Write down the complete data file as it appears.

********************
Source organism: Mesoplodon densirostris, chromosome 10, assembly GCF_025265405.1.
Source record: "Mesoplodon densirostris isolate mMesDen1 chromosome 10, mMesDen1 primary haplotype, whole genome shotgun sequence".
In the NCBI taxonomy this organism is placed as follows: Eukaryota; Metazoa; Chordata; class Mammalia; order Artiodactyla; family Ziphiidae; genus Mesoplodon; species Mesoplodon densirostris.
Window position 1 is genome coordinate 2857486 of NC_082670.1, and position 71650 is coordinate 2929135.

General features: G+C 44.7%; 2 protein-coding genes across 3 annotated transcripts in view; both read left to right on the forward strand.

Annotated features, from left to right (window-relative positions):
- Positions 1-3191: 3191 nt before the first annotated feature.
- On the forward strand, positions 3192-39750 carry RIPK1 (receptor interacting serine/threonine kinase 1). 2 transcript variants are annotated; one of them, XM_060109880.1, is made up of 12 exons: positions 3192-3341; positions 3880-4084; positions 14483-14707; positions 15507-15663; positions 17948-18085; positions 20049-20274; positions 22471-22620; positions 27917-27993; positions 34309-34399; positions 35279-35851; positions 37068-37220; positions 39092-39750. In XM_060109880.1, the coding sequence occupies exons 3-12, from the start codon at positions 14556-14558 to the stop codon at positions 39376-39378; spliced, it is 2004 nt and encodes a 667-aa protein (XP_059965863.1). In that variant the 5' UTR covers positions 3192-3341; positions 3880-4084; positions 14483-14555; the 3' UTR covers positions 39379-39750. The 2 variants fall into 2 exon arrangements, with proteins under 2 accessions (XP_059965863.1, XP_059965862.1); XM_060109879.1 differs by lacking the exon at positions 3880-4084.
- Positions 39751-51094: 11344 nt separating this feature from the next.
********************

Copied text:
Source organism: Mesoplodon densirostris, chromosome 10, assembly GCF_025265405.1.
Source record: "Mesoplodon densirostris isolate mMesDen1 chromosome 10, mMesDen1 primary haplotype, whole genome shotgun sequence".
In the NCBI taxonomy this organism is placed as follows: Eukaryota; Metazoa; Chordata; class Mammalia; order Artiodactyla; family Ziphiidae; genus Mesoplodon; species Mesoplodon densirostris.
Window position 1 is genome coordinate 2857486 of NC_082670.1, and position 71650 is coordinate 2929135.

General features: G+C 44.7%; 2 protein-coding genes across 3 annotated transcripts in view; both read left to right on the forward strand.

Annotated features, from left to right (window-relative positions):
- Positions 1-3191: 3191 nt before the first annotated feature.
- On the forward strand, positions 3192-39750 carry RIPK1 (receptor interacting serine/threonine kinase 1). 2 transcript variants are annotated; one of them, XM_060109880.1, is made up of 12 exons: positions 3192-3341; positions 3880-4084; positions 14483-14707; positions 15507-15663; positions 17948-18085; positions 20049-20274; positions 22471-22620; positions 27917-27993; positions 34309-34399; positions 35279-35851; positions 37068-37220; positions 39092-39750. In XM_060109880.1, the coding sequence occupies exons 3-12, from the start codon at positions 14556-14558 to the stop codon at positions 39376-39378; spliced, it is 2004 nt and encodes a 667-aa protein (XP_059965863.1). In that variant the 5' UTR covers positions 3192-3341; positions 3880-4084; positions 14483-14555; the 3' UTR covers positions 39379-39750. The 2 variants fall into 2 exon arrangements, with proteins under 2 accessions (XP_059965863.1, XP_059965862.1); XM_060109879.1 differs by lacking the exon at positions 3880-4084.
- Positions 39751-51094: 11344 nt separating this feature from the next.